Reprinted below is an article that originally appeared on the blog TV on the INTERNETS on August 10, 2007.
I believe there are 2 main reasons why Vampire shows have been relatively nonexistent on television over the past few years. First, no one wants to be compared to Buffy. And second, a show about vampires in the age of new media is begging for an unoriginal blogger with a Typepad business account to make a “This Show Sucks (Blood)” headline.
Leave it to Alan Ball, however, to grab the undead by the incisors and bring True Blood to HBO come January 2008.
On its surface the show seems like standard HBO fare.
- Take convoluted conceit (Drifters in the West : Vampires in the South)
- Place flawed characters in a location that becomes a metaphor for existence (Mobsters in suburban New Jersey ; Struggling Rock Band in Manhattan)
- Use hook of outlandish premise to lure audience into yet another character drama that ruminates on the themes of love, family and mortality
Based on the books by Charlaine Harris, True Blood has a lot to aspire to if the original author’s website is any indication of the quality of her work. Judging by her frequented message boards and fastidiously updated blog it would seem Charlaine Harris’ stories are less John Berendt and Faulkner than a healthy mix of Ann Rice and J.K. Rowling.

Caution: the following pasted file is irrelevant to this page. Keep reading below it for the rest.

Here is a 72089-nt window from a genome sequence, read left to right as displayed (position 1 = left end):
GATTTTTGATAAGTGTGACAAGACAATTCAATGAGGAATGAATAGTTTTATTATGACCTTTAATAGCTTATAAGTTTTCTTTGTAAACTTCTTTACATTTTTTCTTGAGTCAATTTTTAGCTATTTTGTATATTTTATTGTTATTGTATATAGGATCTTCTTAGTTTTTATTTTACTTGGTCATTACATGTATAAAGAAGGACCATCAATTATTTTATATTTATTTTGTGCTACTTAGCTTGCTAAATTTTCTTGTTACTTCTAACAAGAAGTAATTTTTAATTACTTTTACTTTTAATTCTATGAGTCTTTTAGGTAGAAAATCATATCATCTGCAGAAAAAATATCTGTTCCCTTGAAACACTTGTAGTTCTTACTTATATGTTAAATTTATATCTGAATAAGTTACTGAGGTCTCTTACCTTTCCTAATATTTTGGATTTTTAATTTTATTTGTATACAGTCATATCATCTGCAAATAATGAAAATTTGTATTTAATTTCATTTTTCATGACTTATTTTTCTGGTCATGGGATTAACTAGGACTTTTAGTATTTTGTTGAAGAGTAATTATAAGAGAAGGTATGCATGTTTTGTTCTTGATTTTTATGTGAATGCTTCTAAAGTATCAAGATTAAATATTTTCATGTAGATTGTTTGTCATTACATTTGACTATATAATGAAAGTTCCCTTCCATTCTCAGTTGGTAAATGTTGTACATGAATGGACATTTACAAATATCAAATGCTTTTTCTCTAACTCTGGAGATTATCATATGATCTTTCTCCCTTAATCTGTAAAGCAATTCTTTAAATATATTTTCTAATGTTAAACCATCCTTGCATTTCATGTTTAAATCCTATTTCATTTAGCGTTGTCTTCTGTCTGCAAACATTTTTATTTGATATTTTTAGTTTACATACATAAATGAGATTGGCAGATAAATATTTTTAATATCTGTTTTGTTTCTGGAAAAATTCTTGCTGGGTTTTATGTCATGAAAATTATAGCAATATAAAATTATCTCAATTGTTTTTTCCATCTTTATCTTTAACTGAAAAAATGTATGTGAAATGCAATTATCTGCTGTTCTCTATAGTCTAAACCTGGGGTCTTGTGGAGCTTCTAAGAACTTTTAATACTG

Even Ball admitted to the lighter tone planned for the series.
“The books are funny, scary, sexy, romantic, bizarre and really fun,” Ball said. “I couldn’t put them down. I will try to remain as true to the spirit of her book as possible.”
“I was ready to do something a little lighter in tone than ‘Six Feet,”‘ Ball said. “Five years of staring into the abyss was enough.”
He wasn’t kidding about that lighter tone. Several of the writers slated to produce pieces for True Blood have backgrounds in sitcom and prepubescent sci-fi. Brian Buckner, for example, was nominated for 2 Emmys as a co-producer on Friends and later contributed to the ill-fated programs Joey and The Class. Raelle Tucker came from writing stints on Supernatural.
Things on the production end don’t seem that much more esteemed. Production manager Bill Johnson’s most notable credits are Executive Producing A Walk to Remember and acting as Unit Production Manager on Malibu’s Most Wanted. Checco Varese as cinematographer doesn’t look like he’ll bring much in terms of mind-blowing aesthetics, either, with his most outstanding achievement a collection of Dave Mathews Band videos.
It is HBO, however, the home of The Sopranos, Deadwood, Entourage, Six Feet Under and so many other productions that boast incomparable achievement in the field of Set and Art Design. True Blood’s one saving grace and harbinger for modest success seems to lie in Suzuki Ingerslev, whose art direction seems to be partially responsible for HBO’s reputation as not just TV.
Come January, however, we’ll see if HBO really can trump Buffy as the definitive small screen portrayal of Vampires. Or if, in the end, True Blood really will underwhelm and prompt millions of headlines across the blogosphere to claim True Blood Sucks (Alan) Balls.